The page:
Deputy: While in custody, Sierra LaMar’s killer made ‘noose’ out of plastic sandwich bag

SAN JOSE (BCN) — The convicted murderer of missing teenager Sierra LaMar fashioned a noose out of a plastic sandwich bag while in custody last month, a Santa Clara County sheriff’s deputy testified in court Tuesday afternoon.

Antolin Garcia-Torres, 26, was convicted on May 9 of the first-degree murder of the 15-year-old in 2012 as well as the attempted kidnappings of three women in 2009.

Tuesday morning marked the beginning of the penalty phase of the months-long trial, in which the jury is set to determine whether to impose either the death penalty or life in prison without parole.

On April 14, Garcia-Torres was leaving one of the holding cells were inmates are served lunch while they await court appearances when he dropped the device in an empty trash can on his way into the Hall of Justice, Deputy Tony Chang said.

The sound the item made when Garcia-Torres threw it away drew Chang’s attention, so he pulled it out of the trash, examined it with another deputy and snapped photos.

Those photos, which prosecutor David Boyd showed the jury in court Tuesday, show a tightly wound plastic noose with an uneaten, palm-sized sandwich balled up at one end.

Chang said the roughly 10- to 12-inch noose could fit over an adult’s head, and was wound tightly enough that the plastic did not break when he tugged on it.

The deputy found the noose concerning in its “sophistication,” he said, pointing out that because it was adjustable, he believed it could be used as a strangulation device.

When Boyd asked if Chang had seen such a device before, he said he had, but only in training. Chang admitted to Matthews that he had left the item with another deputy and had not booked it into evidence.

Defense attorney Brian Matthews suggested that Garcia-Torres, who had been left alone in the holding cell for two or three hours, simply made the noose out of boredom with no intention of using it as a weapon.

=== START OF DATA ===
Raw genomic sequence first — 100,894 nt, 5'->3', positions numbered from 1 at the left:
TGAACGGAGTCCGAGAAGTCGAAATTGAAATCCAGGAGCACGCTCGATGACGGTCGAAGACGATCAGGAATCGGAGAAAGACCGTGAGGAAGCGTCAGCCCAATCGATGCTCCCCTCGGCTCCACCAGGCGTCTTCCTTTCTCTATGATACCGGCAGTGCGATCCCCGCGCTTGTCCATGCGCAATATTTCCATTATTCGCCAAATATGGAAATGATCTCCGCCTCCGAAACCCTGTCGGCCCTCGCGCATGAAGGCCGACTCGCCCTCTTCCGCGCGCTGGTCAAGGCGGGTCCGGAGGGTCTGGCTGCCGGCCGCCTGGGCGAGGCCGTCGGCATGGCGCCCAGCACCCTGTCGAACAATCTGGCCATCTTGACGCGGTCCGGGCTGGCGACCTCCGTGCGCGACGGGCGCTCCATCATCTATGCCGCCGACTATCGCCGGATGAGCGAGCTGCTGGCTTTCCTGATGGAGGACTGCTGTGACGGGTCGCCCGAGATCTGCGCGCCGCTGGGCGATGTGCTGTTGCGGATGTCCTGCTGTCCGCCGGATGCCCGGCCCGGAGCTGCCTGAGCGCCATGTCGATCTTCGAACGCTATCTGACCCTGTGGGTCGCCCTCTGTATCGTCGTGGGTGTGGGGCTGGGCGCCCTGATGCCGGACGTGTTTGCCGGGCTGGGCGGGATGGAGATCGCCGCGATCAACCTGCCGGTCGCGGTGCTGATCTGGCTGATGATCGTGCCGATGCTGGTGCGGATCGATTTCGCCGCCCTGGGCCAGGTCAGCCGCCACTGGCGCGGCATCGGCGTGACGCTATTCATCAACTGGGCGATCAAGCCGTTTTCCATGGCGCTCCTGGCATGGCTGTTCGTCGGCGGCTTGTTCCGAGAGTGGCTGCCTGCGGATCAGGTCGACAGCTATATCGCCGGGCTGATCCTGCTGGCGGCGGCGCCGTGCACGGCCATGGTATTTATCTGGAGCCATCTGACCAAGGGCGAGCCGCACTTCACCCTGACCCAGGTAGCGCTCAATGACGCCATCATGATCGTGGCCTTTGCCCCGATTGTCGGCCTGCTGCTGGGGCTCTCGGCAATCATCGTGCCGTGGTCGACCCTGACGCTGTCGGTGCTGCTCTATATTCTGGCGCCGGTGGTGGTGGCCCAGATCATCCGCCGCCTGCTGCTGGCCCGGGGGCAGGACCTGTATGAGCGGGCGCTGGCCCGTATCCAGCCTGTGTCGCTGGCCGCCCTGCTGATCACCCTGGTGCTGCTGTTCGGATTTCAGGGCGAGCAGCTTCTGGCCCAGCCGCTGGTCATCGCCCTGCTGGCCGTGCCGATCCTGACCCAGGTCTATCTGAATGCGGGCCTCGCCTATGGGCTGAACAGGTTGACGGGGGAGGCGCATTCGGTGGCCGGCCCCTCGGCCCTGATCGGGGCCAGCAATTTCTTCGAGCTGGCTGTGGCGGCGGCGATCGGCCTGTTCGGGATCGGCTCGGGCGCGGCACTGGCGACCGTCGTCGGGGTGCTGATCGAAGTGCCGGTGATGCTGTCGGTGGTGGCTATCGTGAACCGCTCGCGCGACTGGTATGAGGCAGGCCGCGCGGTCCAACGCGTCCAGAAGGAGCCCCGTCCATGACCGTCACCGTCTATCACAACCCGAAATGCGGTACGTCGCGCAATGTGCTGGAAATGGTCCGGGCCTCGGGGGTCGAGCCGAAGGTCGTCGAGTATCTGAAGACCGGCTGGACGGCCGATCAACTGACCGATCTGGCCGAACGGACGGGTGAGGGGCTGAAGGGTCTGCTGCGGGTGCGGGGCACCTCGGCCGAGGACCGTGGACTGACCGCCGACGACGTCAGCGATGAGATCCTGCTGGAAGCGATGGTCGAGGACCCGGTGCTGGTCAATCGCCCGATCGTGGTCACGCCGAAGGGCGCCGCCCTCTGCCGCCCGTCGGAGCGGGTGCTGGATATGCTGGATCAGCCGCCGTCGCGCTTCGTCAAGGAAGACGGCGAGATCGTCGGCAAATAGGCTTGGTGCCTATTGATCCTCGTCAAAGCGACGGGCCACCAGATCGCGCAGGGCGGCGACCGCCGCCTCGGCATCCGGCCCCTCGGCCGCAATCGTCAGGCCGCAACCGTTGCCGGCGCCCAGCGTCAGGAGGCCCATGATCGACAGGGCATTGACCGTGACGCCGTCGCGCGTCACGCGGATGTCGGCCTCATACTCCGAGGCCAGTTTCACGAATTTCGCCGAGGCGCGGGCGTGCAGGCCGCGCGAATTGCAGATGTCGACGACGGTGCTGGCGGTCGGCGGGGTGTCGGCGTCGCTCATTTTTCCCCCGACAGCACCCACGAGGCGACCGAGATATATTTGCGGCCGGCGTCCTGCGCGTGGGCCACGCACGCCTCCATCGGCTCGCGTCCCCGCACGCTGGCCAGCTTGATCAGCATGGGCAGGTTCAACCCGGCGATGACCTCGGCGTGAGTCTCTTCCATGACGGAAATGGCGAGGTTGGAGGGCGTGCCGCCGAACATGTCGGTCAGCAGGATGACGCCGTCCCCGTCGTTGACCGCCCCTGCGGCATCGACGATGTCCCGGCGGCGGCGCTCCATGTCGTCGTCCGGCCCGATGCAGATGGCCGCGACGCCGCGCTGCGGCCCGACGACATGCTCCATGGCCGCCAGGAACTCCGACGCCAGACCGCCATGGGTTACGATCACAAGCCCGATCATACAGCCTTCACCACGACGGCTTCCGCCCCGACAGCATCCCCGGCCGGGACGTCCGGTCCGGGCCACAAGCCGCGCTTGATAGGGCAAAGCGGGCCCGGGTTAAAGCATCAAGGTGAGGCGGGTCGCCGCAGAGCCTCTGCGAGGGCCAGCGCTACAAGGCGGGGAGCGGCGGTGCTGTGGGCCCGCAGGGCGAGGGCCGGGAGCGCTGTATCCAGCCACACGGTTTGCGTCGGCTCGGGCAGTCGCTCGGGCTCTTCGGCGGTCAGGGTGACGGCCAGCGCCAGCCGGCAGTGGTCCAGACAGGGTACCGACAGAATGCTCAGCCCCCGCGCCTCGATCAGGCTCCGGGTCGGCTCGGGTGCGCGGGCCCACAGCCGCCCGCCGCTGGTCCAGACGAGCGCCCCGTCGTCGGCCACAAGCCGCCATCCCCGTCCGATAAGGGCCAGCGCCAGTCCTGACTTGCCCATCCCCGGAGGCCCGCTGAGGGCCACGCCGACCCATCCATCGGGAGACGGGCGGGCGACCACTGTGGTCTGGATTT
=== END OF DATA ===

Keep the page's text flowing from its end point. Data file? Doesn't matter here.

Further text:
“All he has is his lunch and these plastic bags,” Matthews said.

Inmates are allowed to receive legal papers in the holding cell, but Chang was not sure whether Garcia-Torres had any reading material to keep him occupied that afternoon.

Garcia-Torres appeared in court at 3 p.m. on April 14 for a hearing that the jury was not scheduled to attend.

Jurors also heard testimony from a Morgan Hill police officer who arrested Garcia-Torres on suspicion of obstructing police in 2009, two months after the attempted kidnappings for which police had not yet identified him as a suspect.

On May 29, 2009, officers Carson Thomas, Jason Broyer and Greg Dini were chasing a wanted felon down a dirt road in the area of Llagas and East San Martin avenues when the man, Jared DiSalvo, ran into Garcia-Torres’ home.

When the officers ran after DiSalvo and encountered an 18-year-old Garcia-Torres in the tiny kitchen, the teen allegedly refused to get out of the way when ordered and repeatedly said “F— you, pigs! Get the f— out of my house.”

On the stand Tuesday, Thomas said he was in uniform and had brusquely instructed Garcia-Torres that they were chasing a wanted felon who had run into the house, but said that information did not change the teen’s attitude.

When the officers handcuffed Garcia-Torres, he allegedly told them to keep their hands off his sister, which was not provoked by any physical contact with the teen’s sister, Thomas said in court Tuesday.

The jury is set to return on Wednesday afternoon, after a morning hearing to go over the inclusion of testimony regarding psychological assessment of Garcia-Torres.

FULL COVERAGE OF SIERRA LAMAR MURDER TRIAL:

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